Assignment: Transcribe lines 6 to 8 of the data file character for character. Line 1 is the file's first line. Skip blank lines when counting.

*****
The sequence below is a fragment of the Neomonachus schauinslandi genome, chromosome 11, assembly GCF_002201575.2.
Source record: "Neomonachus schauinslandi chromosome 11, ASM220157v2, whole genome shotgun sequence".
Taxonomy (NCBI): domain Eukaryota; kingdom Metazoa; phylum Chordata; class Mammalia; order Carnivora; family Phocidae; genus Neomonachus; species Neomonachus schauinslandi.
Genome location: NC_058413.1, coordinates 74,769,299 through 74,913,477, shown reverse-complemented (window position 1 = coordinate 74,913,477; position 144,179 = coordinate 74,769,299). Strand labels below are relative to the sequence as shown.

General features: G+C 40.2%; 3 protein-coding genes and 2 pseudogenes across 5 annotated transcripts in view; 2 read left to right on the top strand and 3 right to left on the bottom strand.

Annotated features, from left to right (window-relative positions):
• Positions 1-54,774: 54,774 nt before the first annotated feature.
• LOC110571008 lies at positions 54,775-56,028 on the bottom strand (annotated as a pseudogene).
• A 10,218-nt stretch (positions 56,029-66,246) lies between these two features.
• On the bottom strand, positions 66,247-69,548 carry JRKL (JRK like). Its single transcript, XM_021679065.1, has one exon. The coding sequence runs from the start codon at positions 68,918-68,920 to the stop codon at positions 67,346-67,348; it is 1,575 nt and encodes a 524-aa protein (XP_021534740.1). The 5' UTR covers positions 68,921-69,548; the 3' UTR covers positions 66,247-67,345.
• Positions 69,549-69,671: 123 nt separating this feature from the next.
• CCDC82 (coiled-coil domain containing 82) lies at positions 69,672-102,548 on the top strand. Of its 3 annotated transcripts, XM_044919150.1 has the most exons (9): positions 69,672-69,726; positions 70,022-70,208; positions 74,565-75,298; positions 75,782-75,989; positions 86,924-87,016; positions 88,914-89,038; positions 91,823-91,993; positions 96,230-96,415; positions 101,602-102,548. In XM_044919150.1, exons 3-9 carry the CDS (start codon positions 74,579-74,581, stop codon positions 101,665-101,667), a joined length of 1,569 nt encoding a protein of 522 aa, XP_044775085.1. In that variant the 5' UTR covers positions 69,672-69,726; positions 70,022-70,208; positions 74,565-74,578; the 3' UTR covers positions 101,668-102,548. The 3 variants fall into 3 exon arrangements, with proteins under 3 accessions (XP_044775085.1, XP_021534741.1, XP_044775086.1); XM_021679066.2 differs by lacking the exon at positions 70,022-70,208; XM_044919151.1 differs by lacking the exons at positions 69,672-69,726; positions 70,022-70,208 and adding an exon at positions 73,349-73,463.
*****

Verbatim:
Annotated features, from left to right (window-relative positions):
• Positions 1-54,774: 54,774 nt before the first annotated feature.
• LOC110571008 lies at positions 54,775-56,028 on the bottom strand (annotated as a pseudogene).